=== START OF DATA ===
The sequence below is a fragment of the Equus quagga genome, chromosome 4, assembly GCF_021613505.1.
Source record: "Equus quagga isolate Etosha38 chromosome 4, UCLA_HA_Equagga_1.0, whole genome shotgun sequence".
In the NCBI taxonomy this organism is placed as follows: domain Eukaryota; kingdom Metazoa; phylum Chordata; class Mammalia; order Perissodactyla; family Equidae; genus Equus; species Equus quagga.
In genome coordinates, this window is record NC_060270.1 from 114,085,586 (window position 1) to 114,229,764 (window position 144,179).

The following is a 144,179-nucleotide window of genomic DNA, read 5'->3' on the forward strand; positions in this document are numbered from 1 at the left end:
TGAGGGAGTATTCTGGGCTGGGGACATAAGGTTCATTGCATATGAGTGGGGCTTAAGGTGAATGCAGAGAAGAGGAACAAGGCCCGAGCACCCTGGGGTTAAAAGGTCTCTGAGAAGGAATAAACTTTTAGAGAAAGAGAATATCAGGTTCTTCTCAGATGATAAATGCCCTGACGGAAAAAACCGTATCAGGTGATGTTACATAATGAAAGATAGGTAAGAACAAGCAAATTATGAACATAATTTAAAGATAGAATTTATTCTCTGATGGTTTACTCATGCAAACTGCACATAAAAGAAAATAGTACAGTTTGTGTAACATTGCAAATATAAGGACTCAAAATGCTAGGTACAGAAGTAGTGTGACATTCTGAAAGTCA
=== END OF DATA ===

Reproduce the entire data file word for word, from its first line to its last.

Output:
The sequence below is a fragment of the Equus quagga genome, chromosome 4, assembly GCF_021613505.1.
Source record: "Equus quagga isolate Etosha38 chromosome 4, UCLA_HA_Equagga_1.0, whole genome shotgun sequence".
In the NCBI taxonomy this organism is placed as follows: domain Eukaryota; kingdom Metazoa; phylum Chordata; class Mammalia; order Perissodactyla; family Equidae; genus Equus; species Equus quagga.
In genome coordinates, this window is record NC_060270.1 from 114,085,586 (window position 1) to 114,229,764 (window position 144,179).

The following is a 144,179-nucleotide window of genomic DNA, read 5'->3' on the forward strand; positions in this document are numbered from 1 at the left end:
TGAGGGAGTATTCTGGGCTGGGGACATAAGGTTCATTGCATATGAGTGGGGCTTAAGGTGAATGCAGAGAAGAGGAACAAGGCCCGAGCACCCTGGGGTTAAAAGGTCTCTGAGAAGGAATAAACTTTTAGAGAAAGAGAATATCAGGTTCTTCTCAGATGATAAATGCCCTGACGGAAAAAACCGTATCAGGTGATGTTACATAATGAAAGATAGGTAAGAACAAGCAAATTATGAACATAATTTAAAGATAGAATTTATTCTCTGATGGTTTACTCATGCAAACTGCACATAAAAGAAAATAGTACAGTTTGTGTAACATTGCAAATATAAGGACTCAAAATGCTAGGTACAGAAGTAGTGTGACATTCTGAAAGTCA